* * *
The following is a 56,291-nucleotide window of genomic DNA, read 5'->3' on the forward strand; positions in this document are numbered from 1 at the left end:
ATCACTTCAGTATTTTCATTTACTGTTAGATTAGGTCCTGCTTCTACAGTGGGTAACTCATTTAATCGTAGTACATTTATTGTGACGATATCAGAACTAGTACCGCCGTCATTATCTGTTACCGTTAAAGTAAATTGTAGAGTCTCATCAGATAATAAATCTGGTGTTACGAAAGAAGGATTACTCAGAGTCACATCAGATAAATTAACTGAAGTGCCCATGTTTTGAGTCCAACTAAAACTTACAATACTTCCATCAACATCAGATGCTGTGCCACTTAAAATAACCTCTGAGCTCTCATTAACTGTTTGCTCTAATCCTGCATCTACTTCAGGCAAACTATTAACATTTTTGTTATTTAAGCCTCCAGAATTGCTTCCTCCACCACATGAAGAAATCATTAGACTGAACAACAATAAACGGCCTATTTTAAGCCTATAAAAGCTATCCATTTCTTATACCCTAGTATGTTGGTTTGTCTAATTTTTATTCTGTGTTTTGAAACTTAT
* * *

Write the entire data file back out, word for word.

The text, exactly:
The following is a 56,291-nucleotide window of genomic DNA, read 5'->3' on the forward strand; positions in this document are numbered from 1 at the left end:
ATCACTTCAGTATTTTCATTTACTGTTAGATTAGGTCCTGCTTCTACAGTGGGTAACTCATTTAATCGTAGTACATTTATTGTGACGATATCAGAACTAGTACCGCCGTCATTATCTGTTACCGTTAAAGTAAATTGTAGAGTCTCATCAGATAATAAATCTGGTGTTACGAAAGAAGGATTACTCAGAGTCACATCAGATAAATTAACTGAAGTGCCCATGTTTTGAGTCCAACTAAAACTTACAATACTTCCATCAACATCAGATGCTGTGCCACTTAAAATAACCTCTGAGCTCTCATTAACTGTTTGCTCTAATCCTGCATCTACTTCAGGCAAACTATTAACATTTTTGTTATTTAAGCCTCCAGAATTGCTTCCTCCACCACATGAAGAAATCATTAGACTGAACAACAATAAACGGCCTATTTTAAGCCTATAAAAGCTATCCATTTCTTATACCCTAGTATGTTGGTTTGTCTAATTTTTATTCTGTGTTTTGAAACTTAT